If there is say 30 tables, offer them another magician to work with you, so that everyone can be entertained! (and you can get some extra cash from commission).

If they don't like the idea of that, perhaps offer them a solution....like an hour before the meal for reception drinks? you can play to bigger audiences when everyone is standing around you?
Flec
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And also concerning the "important tables" it is sometimes impossible to tell who people are. if there are celevrities present, obviously you want to perform for them to boost your ego. But if the celebrities agent is on another table....he will be the one who is more likely to use you.
BenHFarrar
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I will always ask about the tables, but usually these are supplied by the venue, so it is not always easy to find out from the host. My definition of "Upmarket" is a black tie event usually in some kind of interesting venue. Generally these customers ask me my opinion...after all I am the magician. My definition of important tables are the head tables, the birthday person and their wife, somebody who has requested to see magic, a table with some kids on, a rowdy table etc. The tables which will respond best to what I do. Usually there are three, sometimes 4 tables the host asks me to make sure I get to. These are the important tables in my opinion (not that the others are unimportant!)
Harry Murphy
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Jaz is right on. I think of my experience with up-market (high paying, possibly repeat business) table hopping venues.

I hit the door knowing (on average) the number of guests and the set-up of the room (number, size of, and lay-out of tables), plus the scheduled of the event (open bar, food, speeches, etc.) and the expectation of the booking agent. I have a cognitive map of what I need to do. I also have a realistic estimation of how many tables I can reasonably hit. This gives me the flexibility to adjust when I’m actually on the floor.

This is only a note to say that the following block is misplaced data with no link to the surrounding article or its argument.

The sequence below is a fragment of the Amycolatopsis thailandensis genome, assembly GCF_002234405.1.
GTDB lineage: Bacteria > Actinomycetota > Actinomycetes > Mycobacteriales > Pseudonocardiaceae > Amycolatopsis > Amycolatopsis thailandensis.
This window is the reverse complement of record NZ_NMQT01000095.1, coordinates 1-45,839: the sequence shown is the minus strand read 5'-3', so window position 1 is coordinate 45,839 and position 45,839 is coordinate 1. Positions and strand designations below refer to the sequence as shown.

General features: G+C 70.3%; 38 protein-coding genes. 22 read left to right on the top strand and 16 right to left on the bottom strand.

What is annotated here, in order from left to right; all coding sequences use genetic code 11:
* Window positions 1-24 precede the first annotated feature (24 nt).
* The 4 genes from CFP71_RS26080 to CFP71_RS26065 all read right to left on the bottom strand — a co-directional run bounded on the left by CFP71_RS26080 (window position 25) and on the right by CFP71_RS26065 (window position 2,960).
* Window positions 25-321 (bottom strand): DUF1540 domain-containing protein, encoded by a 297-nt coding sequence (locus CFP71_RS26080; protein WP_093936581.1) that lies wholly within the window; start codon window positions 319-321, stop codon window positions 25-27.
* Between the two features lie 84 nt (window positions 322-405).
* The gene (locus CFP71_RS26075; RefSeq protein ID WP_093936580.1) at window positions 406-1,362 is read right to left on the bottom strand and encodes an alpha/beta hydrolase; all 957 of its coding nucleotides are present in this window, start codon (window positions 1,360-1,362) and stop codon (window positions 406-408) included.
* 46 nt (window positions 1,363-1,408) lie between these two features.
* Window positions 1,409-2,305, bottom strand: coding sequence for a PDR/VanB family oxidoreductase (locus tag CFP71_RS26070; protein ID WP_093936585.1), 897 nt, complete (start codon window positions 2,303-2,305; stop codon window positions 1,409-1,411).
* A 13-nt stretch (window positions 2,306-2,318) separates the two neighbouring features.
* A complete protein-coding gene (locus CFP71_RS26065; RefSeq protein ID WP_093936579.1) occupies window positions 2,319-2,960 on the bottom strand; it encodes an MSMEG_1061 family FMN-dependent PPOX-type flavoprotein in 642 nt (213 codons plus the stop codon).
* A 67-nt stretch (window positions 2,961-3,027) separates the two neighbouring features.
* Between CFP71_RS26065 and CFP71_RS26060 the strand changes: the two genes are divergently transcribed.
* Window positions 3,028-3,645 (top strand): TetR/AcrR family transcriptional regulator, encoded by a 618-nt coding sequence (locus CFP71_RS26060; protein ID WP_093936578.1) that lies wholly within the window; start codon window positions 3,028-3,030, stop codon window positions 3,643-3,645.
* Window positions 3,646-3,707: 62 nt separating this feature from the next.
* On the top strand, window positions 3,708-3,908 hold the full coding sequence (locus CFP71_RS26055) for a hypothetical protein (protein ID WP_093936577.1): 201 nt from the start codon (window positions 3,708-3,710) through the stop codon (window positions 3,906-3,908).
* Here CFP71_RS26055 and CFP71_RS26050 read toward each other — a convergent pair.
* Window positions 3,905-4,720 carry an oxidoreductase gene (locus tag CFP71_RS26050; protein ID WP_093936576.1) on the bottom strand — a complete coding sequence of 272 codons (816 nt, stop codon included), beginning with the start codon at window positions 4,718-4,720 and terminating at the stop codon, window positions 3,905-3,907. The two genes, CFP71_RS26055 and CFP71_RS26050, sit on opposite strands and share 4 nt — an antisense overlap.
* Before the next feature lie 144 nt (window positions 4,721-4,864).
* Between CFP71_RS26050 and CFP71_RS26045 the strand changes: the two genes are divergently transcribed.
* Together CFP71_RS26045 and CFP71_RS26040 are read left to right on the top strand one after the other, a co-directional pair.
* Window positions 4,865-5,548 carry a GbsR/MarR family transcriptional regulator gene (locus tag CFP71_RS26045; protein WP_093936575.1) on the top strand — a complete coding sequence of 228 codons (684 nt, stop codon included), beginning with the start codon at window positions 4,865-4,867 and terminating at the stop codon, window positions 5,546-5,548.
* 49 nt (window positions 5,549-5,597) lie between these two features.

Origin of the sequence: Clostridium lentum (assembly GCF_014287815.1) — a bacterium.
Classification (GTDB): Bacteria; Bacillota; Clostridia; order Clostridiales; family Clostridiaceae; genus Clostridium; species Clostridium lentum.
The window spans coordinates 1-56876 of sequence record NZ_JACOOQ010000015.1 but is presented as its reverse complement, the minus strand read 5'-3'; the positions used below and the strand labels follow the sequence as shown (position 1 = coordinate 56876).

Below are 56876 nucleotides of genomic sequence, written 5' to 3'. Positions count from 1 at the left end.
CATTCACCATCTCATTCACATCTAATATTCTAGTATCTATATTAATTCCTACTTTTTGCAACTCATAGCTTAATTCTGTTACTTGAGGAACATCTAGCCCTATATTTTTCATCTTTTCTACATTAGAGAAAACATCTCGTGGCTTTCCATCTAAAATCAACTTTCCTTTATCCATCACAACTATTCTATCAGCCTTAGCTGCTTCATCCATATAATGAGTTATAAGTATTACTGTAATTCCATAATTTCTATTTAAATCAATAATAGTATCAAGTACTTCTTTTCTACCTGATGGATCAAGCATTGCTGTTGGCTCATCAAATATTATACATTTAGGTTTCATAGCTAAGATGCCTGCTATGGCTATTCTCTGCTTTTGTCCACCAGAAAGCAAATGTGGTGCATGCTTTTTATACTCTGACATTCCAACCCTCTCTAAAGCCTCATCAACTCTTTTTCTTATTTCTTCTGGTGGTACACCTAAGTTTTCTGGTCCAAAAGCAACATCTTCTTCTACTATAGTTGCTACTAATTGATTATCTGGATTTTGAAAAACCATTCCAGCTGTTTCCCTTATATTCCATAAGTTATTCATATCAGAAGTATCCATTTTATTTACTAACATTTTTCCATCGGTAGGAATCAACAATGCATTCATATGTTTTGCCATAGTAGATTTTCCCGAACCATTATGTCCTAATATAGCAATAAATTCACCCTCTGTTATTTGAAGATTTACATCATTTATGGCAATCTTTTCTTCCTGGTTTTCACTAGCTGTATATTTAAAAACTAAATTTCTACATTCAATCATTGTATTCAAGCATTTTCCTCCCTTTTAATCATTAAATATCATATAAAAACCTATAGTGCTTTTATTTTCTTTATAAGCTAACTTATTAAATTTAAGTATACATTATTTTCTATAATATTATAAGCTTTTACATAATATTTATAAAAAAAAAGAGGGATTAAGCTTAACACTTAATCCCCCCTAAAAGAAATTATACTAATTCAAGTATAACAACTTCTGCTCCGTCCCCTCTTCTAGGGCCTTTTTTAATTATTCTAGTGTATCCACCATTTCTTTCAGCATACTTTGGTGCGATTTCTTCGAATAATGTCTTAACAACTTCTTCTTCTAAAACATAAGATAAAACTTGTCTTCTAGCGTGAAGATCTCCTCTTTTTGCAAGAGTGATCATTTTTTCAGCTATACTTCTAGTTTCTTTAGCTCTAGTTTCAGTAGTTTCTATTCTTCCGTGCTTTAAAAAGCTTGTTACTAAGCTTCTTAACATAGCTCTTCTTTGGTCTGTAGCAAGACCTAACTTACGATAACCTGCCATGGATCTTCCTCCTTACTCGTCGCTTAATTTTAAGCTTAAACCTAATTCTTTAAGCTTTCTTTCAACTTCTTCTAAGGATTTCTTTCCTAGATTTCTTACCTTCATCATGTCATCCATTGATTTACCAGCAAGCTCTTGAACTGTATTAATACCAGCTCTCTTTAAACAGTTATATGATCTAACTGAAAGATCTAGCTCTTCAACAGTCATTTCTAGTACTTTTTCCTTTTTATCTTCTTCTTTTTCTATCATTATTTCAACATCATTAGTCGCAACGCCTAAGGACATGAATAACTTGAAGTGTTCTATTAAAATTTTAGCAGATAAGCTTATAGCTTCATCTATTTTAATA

Sometimes a table is really into magic and gets a longer set. Sometimes a table could care less and gets a shorter set or no set at all. The fun, laughter, and sounds of amazement often dictate time spent. I know the “average” time I need to spend to cover “x” tables. I make sure that the tables I perform for make noise of appreciation (laughter, etc) to insure the booker knows that the guests are enjoying themselves.

I try to hit as many tables as I can but am realistic knowing that in a large venue with a ton of tables it will be impossible. For those venues I've tried to up-sell the program and bring another performer or maybe three! Or I try to sell something totally different, say a stand-up/platform show. My success at the event usually occurs at the contract table.
The artist formally known as Mumblepeas!
BenHFarrar
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Thanks Harry,
That was really nicely put. Thanks for your help...its much appreciated.

Ben
Jaz
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Let's take another look.
I mentioned rope effects, paper tears, linking rings, silks.
Except for the paper tear, and I was thinking smaller Ninja Rigs, how many routines can be done with the other three props?
I would say quite a few.
Now, if you manage to get someone to assist you with one of these routines, do you think more or less people will watch?

Best,
Christopher Lyle
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Ben,

The best advice I can throw at ya is to try and perform effects to "connect" your tables together. Do a Ninja Ring routine with two differnt tables at the same time. I also do Cards Across with someone from one table and someone from another table. Cut and Restored Rope with people from 2 or 3 tables.

When I book my act for this type of performance, I ask them how many tables thre will be and how many people will attend. I tell them the length of show that I feel would best suite their needs based on the answer....
In Mystery,


Christopher Lyle
Magician, Comic, Daredevil, and Balloon Twisting Genius